Monday, May 30, 2011

The cost of renewable power in Hawaii

The Island of Hawaii produces over 40% of its electricity from renewable sources, yet electric power charges are up to 30% higher for users on the Big Island as compared to charges on Oahu.

Hawaii County has attracted investors in alternate energy sources like the geothermal plant in Puna, wind turbines in South Point and North Kohala, solar panels on homes and businesses around the island, and experimental projects at the National Energy Lab. In comparison, the island of Oahu burns cheaper coal, and old tires, in addition to oil, to produce its electricity.

Though wind farms and geothermal sources of energy are cheaper than feeding a coal fired plant, the costs to consumers remain high due to an agreement with the State that allows renewable energy producers, like Puna Geothermal in Hawaii to be compensated by Hawaiian Electric at the same rate per kilowatt hour (KWH) as electric power producers using oil, diesel, and naphtha. The surges in the price of oil products over the last few years means that Big Island electric users must pay more and more for their low-cost alternative energy sources while investors reap the windfall.

According to Hawaiian Electric Company (HELCO on the Big Island and HECO on Oahu) here are their average charges per Kilowatt hour for 2010:

Service Type Oahu Big IslandDifference
Residential users "P" 25.47 cents   35.31 cents     28%
Large power users "P" 20.09 cents   29.26 cents     31%
Medium power users "J" 22.72 cents   32.27 cents     30%
Small power users "G" 26.87 cents   40.29 cents     33%
Comm. refrig, AC users "H" 22.55 cents   35.59 cents     37%
Street lamps "F" 23.49 cents   33.95 cents     31%

The dramatically higher costs of electric on the Big Island is one the barriers businesses have when considering whether to locate on an outer island versus on Oahu. Here is a comparison of two residential electric bills last month from a condo in Kona on the Big Island and a condo in Honolulu on Oahu:

355 kilowatt hours = $112.35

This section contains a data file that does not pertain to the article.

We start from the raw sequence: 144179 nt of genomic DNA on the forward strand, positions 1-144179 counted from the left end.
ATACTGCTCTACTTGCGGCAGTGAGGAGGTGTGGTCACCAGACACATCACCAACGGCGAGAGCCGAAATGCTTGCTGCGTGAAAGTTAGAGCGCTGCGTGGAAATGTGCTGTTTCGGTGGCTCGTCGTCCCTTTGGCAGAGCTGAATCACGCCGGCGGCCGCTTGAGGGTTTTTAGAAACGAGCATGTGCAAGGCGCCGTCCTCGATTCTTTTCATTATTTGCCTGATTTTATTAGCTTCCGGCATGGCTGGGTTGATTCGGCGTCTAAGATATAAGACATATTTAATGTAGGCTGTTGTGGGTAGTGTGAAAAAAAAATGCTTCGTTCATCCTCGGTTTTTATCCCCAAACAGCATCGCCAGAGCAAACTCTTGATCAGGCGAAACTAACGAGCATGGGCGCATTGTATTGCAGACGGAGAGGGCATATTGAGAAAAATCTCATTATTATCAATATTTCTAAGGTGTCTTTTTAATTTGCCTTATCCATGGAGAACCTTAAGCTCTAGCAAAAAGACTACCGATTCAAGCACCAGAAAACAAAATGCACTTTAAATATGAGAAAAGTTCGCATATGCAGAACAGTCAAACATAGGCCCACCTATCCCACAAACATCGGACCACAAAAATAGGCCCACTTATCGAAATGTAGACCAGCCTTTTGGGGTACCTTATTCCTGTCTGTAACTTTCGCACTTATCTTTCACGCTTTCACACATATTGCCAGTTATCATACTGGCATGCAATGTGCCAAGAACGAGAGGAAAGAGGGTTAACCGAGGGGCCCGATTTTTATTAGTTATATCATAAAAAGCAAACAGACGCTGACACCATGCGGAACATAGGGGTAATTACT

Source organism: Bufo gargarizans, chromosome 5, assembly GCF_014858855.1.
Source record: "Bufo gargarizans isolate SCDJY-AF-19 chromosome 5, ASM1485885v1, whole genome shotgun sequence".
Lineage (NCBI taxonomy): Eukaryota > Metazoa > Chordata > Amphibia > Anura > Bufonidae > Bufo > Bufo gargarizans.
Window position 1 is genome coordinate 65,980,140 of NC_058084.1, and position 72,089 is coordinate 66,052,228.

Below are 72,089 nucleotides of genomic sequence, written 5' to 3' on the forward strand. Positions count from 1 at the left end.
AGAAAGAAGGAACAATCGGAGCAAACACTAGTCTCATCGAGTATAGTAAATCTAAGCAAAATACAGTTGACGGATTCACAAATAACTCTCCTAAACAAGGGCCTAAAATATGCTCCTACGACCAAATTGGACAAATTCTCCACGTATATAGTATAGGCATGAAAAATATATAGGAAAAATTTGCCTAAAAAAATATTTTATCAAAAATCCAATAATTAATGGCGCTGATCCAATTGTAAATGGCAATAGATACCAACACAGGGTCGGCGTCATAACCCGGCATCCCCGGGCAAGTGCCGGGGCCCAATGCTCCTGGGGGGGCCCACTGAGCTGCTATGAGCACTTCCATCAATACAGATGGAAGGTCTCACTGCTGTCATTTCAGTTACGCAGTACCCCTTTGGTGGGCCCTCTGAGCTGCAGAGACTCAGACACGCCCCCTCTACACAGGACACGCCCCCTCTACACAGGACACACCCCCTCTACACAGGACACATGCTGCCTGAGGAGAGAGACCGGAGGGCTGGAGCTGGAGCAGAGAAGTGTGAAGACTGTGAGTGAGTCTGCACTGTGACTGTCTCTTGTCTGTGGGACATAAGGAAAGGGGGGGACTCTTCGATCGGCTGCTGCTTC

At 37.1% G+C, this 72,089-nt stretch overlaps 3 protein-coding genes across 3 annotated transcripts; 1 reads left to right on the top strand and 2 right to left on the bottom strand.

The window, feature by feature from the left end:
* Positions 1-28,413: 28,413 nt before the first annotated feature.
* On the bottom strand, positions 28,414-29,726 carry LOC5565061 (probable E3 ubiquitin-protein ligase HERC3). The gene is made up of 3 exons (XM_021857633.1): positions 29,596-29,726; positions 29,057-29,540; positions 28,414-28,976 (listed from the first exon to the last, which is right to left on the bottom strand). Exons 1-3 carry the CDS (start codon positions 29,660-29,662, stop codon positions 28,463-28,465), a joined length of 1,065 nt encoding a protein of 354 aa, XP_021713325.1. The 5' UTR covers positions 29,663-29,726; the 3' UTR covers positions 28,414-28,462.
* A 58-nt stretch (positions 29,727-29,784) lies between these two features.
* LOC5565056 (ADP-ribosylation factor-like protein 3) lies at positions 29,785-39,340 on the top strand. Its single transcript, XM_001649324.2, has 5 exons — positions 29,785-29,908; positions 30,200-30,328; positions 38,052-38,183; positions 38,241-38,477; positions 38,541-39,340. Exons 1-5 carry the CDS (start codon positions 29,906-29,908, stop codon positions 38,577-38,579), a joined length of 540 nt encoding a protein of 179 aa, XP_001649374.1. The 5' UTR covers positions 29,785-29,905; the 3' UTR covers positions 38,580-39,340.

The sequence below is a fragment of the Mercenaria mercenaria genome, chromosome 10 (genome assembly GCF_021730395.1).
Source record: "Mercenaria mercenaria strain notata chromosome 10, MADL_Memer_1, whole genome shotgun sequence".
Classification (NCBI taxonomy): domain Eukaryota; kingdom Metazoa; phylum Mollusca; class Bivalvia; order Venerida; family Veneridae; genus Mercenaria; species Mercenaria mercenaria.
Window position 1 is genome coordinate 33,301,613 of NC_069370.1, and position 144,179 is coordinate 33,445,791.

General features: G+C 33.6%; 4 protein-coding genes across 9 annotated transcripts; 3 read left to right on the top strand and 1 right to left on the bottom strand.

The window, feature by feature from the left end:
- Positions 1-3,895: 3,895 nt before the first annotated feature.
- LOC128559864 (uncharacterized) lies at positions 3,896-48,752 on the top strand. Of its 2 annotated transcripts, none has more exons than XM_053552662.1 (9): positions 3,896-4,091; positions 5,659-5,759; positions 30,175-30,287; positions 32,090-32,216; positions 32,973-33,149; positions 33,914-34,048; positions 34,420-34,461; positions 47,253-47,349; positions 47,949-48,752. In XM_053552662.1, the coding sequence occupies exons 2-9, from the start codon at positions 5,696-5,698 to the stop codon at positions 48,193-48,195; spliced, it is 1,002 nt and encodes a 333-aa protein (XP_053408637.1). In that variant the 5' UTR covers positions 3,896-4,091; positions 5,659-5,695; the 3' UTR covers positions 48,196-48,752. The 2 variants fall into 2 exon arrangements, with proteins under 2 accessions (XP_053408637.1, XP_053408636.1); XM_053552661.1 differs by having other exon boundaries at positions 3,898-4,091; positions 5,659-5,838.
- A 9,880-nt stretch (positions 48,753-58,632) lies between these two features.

non-fuel energy 27.14
base fuel energy 32.20
pbf surcharge 2.11
overall $.316 per KWH

413 kilowatt hours = $175.98
non-fuel energy 53.33
base fuel energy 69.17
pbf surcharge 2.45
overall $.426 per KWH

The difference is 11 cents per KWH or 26% more for electricity on the Big Island versus Oahu. And this difference may  increase if oil prices continue to escalate.

In 2008, the State signed an energy agreement which sought to decouple energy costs from fossil fuel prices for renewable energy contracts, but the existing contracts guarantee high returns for many years to come. Here are contract expiration dates for some of the major renewable power providers on the Big Island:

  • Puna Geothermal - 2027
  • Hawi wind farm - 2021
  • Tawhirl Power LLC’s South Point wind turbines – 2027
  • Wailuku River Hydroelectric power plant in Hilo - 2023

Only by decoupling these contracts from their energy payment rates based on oil costs will ratepayers on the outer islands have stable, long-term and predictable prices. For electric users in Hawaii, an option to stabilize your energy costs is to install your own alternative energy systems such as solar water heaters and solar panels. The cost of solar systems has dropped considerably, already down almost 50% in the last five years, making it faster to gain a return on the investment for a home based system.

Friday, May 20, 2011

Our first internet writers conference

Last week we “attended” an online writers conference where presenters from around the country created the experience of attending a live conference by providing interesting presentations, discussion, and applicable materials. This was very different from the expensive travel and hotel costs to Oahu we incurred in 2009 to attend what turned out to be the last writer’s conference in Hawaii.

The conference subject was about e-publishing focusing on the complex technology and marketing issues of writing and selling e-books. Since the speakers were calling in from their homes or offices they were very relaxed, spontaneous and more technical than the typical professional conference speakers we have heard standing at a lectern above the attendees sitting in hard chairs in a crowded room. And, since the speakers did not have to take time from their busy schedules to fly to the conference, there was more variety in their expertise and backgrounds. We heard from publishers from both coasts, marketing professionals, and published writers making a living in remote parts of the US. We were mentally exhausted at the end of each day, just like regular conferences we have attended in the past.